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April 18 2021 at 03:13 AM by Biswajeet Sahoo


Degenerative disease of the spine is on the rise and many individuals are resorting to various treatment strategies to get relief. Age-related degeneration is the major cause; however, a variety of lifestyle factors are also known to play spoilsport.

Various treatment modes have been developed to correct the degenerative disease of the spine.

Spinal fusion is considered to be a gold standard in the treatment of the spine. This method involves the joining of two or more vertebrae. This method also known as spondylodesis or spondylosyndesis makes use of bone tissue either of the patient or from the donor to join the two vertebrae.

Spinal fusion is advised in one of the following conditions:

·         Degenerative spine disease

·         Scoliosis

·         Herniated discs

·         Spondylosis

·         Tumor in the spinal column

·         Discogenic pain

·         Spinal injury

·         Kyphosis

·         Fractures of the vertebrae

·         Spondylolisthesis

·         Posterior rami syndrome

Individuals with scoliosis have a spine curved towards the end. When such individuals are viewed from the back, their spine appears to be curved and not straight as in the case of normal individuals. Scoliosis treatment is done by spinal fusion which is carried out by expert surgeons. In cases of congenital scoliosis in infants, surgery may not be required and use of plastic jackets can permanently treat the condition in them. Whatever may be the case; spine treatment is exhaustive and explores all the possible treatment options, and churns out the best for you.

Symptoms of degenerative spine disease

Degenerative disease of the spine is a cause of severe discomfort for the individuals and gives rise to the following symptoms:

·         Pain in the lower a back region that gets worse in the sitting position.

·         Backache that gets severe during activities of lifting, bending, and twisting.

·         Individuals often tend to change positions to avoid the pain caused by long sitting hours.

·         Individuals are unable to sit for longer periods and may feel better by walking in between.

Types of spinal fusion

There are two types of spinal fusion and in many cases are often used together.

1.    Posterolateral fusion: In this type, the bone graft is placed in the back region of the spine.

2.    Interbody fusion: In interbody fusion, the bone graft is placed in between the vertebrae that need to be fused. With this type, the rate of fusion is higher as compared to posterolateral fusion.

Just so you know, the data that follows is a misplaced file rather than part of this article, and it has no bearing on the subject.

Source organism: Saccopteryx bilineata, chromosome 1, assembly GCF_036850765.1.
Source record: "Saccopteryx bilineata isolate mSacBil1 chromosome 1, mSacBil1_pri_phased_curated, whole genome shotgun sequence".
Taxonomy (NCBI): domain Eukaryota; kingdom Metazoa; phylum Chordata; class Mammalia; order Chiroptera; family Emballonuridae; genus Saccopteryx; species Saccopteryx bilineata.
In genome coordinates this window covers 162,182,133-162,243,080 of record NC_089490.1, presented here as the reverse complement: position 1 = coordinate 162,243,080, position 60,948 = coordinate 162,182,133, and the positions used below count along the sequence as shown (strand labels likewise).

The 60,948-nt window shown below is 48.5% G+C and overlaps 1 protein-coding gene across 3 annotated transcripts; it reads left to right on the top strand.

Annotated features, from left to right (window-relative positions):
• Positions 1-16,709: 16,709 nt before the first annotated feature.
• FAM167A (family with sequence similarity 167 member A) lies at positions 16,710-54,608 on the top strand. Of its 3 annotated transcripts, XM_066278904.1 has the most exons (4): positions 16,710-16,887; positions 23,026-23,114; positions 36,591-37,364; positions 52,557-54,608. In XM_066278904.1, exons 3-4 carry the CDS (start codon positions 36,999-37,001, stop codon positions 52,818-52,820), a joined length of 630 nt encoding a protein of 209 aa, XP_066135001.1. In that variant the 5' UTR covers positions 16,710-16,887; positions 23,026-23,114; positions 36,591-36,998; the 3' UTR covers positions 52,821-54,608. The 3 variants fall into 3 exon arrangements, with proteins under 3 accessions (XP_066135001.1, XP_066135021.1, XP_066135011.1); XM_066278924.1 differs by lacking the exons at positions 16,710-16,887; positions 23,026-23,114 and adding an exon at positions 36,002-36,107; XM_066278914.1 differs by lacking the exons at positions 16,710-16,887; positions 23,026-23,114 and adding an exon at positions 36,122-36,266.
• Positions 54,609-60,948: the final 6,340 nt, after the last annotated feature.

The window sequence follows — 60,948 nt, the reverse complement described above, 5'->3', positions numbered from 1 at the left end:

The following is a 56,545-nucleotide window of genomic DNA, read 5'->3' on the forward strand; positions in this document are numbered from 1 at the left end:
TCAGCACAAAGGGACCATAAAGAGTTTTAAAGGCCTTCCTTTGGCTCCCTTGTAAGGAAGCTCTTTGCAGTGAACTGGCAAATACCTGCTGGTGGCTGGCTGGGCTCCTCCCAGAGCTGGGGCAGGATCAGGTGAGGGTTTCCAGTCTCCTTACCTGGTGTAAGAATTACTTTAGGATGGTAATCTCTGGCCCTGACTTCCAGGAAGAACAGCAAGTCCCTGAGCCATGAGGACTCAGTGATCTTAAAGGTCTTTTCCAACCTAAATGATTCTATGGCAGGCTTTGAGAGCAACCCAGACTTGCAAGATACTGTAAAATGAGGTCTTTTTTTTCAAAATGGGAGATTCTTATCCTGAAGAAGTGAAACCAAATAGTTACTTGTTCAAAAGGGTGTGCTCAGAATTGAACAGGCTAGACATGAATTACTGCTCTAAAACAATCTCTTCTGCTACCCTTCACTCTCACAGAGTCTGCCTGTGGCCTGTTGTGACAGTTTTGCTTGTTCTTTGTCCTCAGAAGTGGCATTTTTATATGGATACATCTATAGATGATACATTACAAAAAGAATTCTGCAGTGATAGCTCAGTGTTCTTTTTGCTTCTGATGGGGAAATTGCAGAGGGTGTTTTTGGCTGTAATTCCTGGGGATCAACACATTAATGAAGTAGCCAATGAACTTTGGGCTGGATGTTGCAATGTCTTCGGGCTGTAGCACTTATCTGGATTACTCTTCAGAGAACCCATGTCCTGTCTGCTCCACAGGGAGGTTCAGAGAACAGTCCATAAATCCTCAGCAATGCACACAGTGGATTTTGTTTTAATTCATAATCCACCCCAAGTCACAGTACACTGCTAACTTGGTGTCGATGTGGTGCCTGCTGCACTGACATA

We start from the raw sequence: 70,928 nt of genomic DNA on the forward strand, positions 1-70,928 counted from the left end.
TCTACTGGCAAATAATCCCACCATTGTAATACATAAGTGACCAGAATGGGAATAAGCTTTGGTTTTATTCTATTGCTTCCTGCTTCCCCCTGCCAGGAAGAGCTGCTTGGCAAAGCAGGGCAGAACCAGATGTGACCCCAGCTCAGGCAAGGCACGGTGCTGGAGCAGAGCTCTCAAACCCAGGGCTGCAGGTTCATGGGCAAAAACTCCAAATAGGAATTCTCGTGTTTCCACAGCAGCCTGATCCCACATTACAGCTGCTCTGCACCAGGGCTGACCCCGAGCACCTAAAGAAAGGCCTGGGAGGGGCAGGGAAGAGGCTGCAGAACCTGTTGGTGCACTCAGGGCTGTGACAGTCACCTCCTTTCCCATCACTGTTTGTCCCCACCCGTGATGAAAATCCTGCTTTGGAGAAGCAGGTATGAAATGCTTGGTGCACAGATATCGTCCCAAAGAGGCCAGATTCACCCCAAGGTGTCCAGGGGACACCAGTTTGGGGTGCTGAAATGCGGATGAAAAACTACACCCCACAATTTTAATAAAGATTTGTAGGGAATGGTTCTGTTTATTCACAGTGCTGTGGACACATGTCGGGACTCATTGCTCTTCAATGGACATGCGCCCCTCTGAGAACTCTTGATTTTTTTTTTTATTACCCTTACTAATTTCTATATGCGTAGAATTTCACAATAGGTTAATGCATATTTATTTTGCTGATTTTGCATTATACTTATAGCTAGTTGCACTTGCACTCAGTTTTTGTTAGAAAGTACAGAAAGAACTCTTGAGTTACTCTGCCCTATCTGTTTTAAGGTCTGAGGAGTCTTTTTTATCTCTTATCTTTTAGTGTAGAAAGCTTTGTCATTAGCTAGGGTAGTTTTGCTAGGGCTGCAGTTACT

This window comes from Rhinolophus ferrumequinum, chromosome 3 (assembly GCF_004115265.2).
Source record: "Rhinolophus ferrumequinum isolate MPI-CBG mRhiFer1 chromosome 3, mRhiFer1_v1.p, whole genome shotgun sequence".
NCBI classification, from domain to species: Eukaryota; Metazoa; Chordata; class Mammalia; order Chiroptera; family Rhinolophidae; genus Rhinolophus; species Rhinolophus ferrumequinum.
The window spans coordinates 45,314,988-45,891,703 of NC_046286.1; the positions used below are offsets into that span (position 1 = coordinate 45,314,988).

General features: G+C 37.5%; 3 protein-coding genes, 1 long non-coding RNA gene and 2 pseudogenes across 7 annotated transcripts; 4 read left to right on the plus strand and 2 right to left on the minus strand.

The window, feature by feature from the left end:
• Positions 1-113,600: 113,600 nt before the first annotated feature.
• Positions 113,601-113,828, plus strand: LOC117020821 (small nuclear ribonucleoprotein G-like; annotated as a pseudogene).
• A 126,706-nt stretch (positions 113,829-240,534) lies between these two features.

When both these types of fusion are used it is known as 360 degrees fusion.

Spinal fusion – a procedure in detail

Spinal fusion is a surgical procedure lasting for several hours. General anesthesia is administered and the patient is put to sleep. Once the anesthesia has shown an effect, the following steps are undertaken:

·         The surgeons make an incision in the back region to see the spine. The muscles and tissues are carefully separated to have a clearer view.

·         Next, by using refractors the surgeons hold the tissues and blood vessels apart so that they get sufficient area to work.

·         A bone graft is often used for fusing the two vertebrae together. It needs special mention here that, in case the condition of the individual demands additional surgical procedures such as discectomy, laminectomy to be done then these are first carried out followed by spine fusion.

·         The vertebrae are fused together by any one of the following ways:

                      i.        The bone graft maybe placed on the backside of the vertebrae.

                    ii.        The graft may be placed in between the vertebrae for holding them in place.

                   iii.        Cages containing the graft may be placed in between the vertebrae.

Once the grafting is completed, the vertebrae are fused together by means of screws, rods, plates or cages. These help the vertebrae to be in one place during the healing process.

The bone grafts is generally taken from the pelvic region either from the patient’s body or from a donor. Bone grafts act as a bridge between two vertebrae and they also help new bone to grow.

The complete fusion takes about 6 – 12 months. During this period, external support in the form of belts or braces is required to protect the spinal column from undue strain or injury. In cases, when fusion does not occur, the individuals might have to undergo the surgery again.

Risks associated with spine surgery

Spine surgery is a major operation and one can certainly expect some risks. These are:

·         Pain in the region where the bone graft was implanted.

·         Fusion was a failure due to breakage of metal implants that were used to hold the vertebrae in place.

·         Injury to the neighboring nerves.

·         Infection.

·         The body rejects the graft.

·         Blood clots that may cause a pulmonary embolism.

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